The Swiss Supreme Court further considered that the Court of Justice’s reasoning was neither unsustainable nor unjustifiable given that it had jurisdiction and power, within the framework of Swiss divorce proceedings, to order the seizure of assets belonging to third parties and located abroad. The Swiss Supreme Court, however, noted that the question of the enforceability of the measures ordered against third parties in relation to assets located abroad was uncertain.

In view of the circumstances of the case (in particular H’s reserved management powers over the underlying assets and the fact that H was protector and beneficiary of the trusts), the Swiss Supreme Court held that the Court of Justice’s reasoning was not arbitrary when it considered that, notwithstanding the formal existence of the trusts and the fact that they were discretionary and irrevocable, they could be disregarded for the purposes of seizing the underlying assets to guarantee W’s expectancies within the divorce proceedings.


The treatment given to the present matter as appearing in the published decision leaves some notable gaps from a trust law perspective. Although the Swiss Supreme Court confirmed the pre-emptive measures ordered over the Trusts’ assets, the exact reasoning behind this action does not appear to be as obvious as one may have wished; given the limited scope of examination of the interim measures, it cannot be said that the Swiss Supreme Court fully agreed with the decision rendered by the Geneva Court of Justice, but only that it considered that such decision was not manifestly unsustainable.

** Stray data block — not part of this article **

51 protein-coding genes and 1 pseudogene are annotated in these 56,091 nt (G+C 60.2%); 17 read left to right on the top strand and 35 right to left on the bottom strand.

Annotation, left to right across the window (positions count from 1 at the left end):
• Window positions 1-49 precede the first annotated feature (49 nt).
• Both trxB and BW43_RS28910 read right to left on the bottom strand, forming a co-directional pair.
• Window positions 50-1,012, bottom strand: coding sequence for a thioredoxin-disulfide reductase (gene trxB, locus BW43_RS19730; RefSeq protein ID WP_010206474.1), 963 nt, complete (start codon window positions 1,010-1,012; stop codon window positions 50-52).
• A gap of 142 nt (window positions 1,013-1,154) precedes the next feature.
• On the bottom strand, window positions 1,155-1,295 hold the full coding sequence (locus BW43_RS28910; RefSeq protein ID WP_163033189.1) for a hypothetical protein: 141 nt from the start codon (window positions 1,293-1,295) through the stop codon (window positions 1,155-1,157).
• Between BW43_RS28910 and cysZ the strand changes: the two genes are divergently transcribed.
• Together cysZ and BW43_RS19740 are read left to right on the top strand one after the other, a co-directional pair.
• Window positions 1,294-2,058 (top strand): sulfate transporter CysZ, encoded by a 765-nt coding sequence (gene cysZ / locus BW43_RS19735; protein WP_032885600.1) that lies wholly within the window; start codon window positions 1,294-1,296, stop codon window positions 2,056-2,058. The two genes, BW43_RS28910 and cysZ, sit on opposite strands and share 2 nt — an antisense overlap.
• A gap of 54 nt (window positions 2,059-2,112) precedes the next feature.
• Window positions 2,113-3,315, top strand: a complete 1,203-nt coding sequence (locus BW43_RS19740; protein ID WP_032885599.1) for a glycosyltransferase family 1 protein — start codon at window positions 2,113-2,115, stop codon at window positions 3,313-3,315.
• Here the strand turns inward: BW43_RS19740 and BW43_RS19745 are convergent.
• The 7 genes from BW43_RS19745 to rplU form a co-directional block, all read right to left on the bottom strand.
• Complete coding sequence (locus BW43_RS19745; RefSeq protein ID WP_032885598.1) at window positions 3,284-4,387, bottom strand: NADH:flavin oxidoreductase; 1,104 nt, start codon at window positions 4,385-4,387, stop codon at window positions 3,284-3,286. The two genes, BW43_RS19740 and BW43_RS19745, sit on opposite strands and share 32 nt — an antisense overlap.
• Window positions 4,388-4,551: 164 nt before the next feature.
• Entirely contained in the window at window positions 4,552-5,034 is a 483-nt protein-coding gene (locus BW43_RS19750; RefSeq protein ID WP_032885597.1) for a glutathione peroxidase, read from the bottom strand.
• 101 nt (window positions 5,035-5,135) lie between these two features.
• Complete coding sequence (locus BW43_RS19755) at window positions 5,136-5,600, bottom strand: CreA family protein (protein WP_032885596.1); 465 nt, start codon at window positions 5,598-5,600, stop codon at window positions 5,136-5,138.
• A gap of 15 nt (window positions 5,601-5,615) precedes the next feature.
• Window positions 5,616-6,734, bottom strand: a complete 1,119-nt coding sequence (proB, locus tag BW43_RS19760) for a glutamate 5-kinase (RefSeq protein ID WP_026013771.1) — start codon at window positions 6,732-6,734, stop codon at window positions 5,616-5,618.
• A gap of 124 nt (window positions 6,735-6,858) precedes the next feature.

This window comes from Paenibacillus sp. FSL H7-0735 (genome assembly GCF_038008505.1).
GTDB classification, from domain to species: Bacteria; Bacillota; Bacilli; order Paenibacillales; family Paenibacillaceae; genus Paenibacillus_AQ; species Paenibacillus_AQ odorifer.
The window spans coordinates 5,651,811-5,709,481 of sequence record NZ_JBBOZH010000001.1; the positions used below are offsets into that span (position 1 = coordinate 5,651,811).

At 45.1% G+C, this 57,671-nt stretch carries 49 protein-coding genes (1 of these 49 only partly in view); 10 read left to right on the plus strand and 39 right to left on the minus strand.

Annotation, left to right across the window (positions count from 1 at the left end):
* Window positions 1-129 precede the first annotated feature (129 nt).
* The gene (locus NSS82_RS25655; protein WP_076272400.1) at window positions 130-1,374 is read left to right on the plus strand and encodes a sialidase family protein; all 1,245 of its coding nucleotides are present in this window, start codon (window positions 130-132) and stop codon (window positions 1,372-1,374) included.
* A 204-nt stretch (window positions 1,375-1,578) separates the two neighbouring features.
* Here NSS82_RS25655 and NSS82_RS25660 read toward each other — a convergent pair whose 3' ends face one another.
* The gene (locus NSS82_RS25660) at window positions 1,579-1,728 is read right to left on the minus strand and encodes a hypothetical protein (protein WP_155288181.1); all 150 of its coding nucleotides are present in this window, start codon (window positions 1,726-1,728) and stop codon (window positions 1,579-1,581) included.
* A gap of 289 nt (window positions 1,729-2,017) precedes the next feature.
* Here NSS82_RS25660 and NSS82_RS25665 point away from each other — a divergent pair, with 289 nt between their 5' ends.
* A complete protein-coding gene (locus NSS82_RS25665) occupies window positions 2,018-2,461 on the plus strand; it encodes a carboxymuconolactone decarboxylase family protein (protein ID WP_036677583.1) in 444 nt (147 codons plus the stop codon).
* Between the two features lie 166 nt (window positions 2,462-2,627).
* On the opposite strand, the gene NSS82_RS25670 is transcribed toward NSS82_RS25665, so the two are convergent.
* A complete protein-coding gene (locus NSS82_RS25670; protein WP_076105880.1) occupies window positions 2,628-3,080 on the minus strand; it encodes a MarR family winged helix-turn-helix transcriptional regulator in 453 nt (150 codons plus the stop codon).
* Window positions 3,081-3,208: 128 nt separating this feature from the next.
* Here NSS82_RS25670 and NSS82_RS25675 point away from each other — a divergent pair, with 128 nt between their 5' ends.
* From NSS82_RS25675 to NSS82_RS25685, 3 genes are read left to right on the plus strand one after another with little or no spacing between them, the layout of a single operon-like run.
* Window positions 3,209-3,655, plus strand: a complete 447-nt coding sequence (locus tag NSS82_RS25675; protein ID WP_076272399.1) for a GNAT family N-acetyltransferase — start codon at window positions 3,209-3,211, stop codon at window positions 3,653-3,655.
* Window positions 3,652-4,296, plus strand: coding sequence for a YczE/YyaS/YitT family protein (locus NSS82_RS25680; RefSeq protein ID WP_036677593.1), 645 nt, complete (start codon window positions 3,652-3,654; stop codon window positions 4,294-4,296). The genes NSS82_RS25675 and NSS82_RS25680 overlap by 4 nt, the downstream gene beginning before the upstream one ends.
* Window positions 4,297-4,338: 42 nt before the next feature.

In particular, even though the Swiss Supreme Court did not overrule the Geneva Court of Justice’s decision but instead confirmed the order to seize assets located abroad and held by third parties, it noted that the question of whether and how such measures could be enforced remained open. Accordingly, without reversing the cantonal decision, the Swiss Supreme Court still noted that the effectiveness of the orders made by the cantonal Court was uncertain.

In this regard, it should further be noted that one may question the enforceability (or even the validity) of an order directed against third parties that were not party to the proceedings. In particular, the extension of the seizure orders and prohibition to dispose of assets so as to apply to the trustees and the underlying companies appears to be highly questionable to the writers.

Further, on the face of it, it would seem that Article 178 of the Swiss Civil Code only permits the matrimonial judge to seize assets belonging to one of the spouses and not assets belonging to third parties; to decide otherwise, the Geneva Court of Justice should in our opinion have declared the trusts to be sham trusts (in application of the relevant trust law), or at the very least explained in a detailed manner how H could be considered to have remained the economic owner of the assets without a decision as to the validity of the trusts in accordance with the Hague Trusts Convention. Rather than applying the law applicable to the trusts pursuant to Article 6 of the Hague Trusts Convention, the Swiss courts applied Swiss law, justifying such application by the fact that, as regards interim measures (where the need for protection is imperative) the Swiss judge could apply Swiss law rather than the law otherwise applicable. This solution, even if it can be justified in given cases and when the law otherwise applicable to the trust would be similar to Swiss law, appears highly questionable with regard to trusts in a Swiss context, given that there is no Swiss substantive law, and does not seem to be a correct application of Article 15 of the Hague Trusts Convention.